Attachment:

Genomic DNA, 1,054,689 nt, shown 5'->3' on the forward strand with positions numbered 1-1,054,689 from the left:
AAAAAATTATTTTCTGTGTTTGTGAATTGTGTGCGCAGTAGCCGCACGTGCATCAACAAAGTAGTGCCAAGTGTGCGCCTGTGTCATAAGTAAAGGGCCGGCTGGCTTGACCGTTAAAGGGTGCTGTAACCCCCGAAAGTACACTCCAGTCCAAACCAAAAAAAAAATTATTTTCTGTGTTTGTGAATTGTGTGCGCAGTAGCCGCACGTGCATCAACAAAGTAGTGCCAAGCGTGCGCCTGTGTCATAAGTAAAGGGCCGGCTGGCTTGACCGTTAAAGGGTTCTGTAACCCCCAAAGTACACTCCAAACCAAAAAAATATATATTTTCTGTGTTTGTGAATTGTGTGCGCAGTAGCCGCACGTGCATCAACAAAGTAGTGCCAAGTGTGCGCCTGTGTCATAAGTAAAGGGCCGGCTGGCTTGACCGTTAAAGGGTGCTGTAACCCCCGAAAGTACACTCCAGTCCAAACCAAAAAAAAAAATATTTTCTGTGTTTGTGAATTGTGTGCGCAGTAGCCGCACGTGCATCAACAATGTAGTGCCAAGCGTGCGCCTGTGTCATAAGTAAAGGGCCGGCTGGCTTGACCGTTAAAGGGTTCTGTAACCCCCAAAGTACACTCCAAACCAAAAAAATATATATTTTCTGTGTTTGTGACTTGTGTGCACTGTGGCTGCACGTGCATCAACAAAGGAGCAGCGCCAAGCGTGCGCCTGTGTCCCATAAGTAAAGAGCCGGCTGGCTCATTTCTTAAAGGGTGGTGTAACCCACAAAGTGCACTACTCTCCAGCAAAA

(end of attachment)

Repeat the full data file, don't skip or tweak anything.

Genomic DNA, 1,054,689 nt, shown 5'->3' on the forward strand with positions numbered 1-1,054,689 from the left:
AAAAAATTATTTTCTGTGTTTGTGAATTGTGTGCGCAGTAGCCGCACGTGCATCAACAAAGTAGTGCCAAGTGTGCGCCTGTGTCATAAGTAAAGGGCCGGCTGGCTTGACCGTTAAAGGGTGCTGTAACCCCCGAAAGTACACTCCAGTCCAAACCAAAAAAAAAATTATTTTCTGTGTTTGTGAATTGTGTGCGCAGTAGCCGCACGTGCATCAACAAAGTAGTGCCAAGCGTGCGCCTGTGTCATAAGTAAAGGGCCGGCTGGCTTGACCGTTAAAGGGTTCTGTAACCCCCAAAGTACACTCCAAACCAAAAAAATATATATTTTCTGTGTTTGTGAATTGTGTGCGCAGTAGCCGCACGTGCATCAACAAAGTAGTGCCAAGTGTGCGCCTGTGTCATAAGTAAAGGGCCGGCTGGCTTGACCGTTAAAGGGTGCTGTAACCCCCGAAAGTACACTCCAGTCCAAACCAAAAAAAAAAATATTTTCTGTGTTTGTGAATTGTGTGCGCAGTAGCCGCACGTGCATCAACAATGTAGTGCCAAGCGTGCGCCTGTGTCATAAGTAAAGGGCCGGCTGGCTTGACCGTTAAAGGGTTCTGTAACCCCCAAAGTACACTCCAAACCAAAAAAATATATATTTTCTGTGTTTGTGACTTGTGTGCACTGTGGCTGCACGTGCATCAACAAAGGAGCAGCGCCAAGCGTGCGCCTGTGTCCCATAAGTAAAGAGCCGGCTGGCTCATTTCTTAAAGGGTGGTGTAACCCACAAAGTGCACTACTCTCCAGCAAAA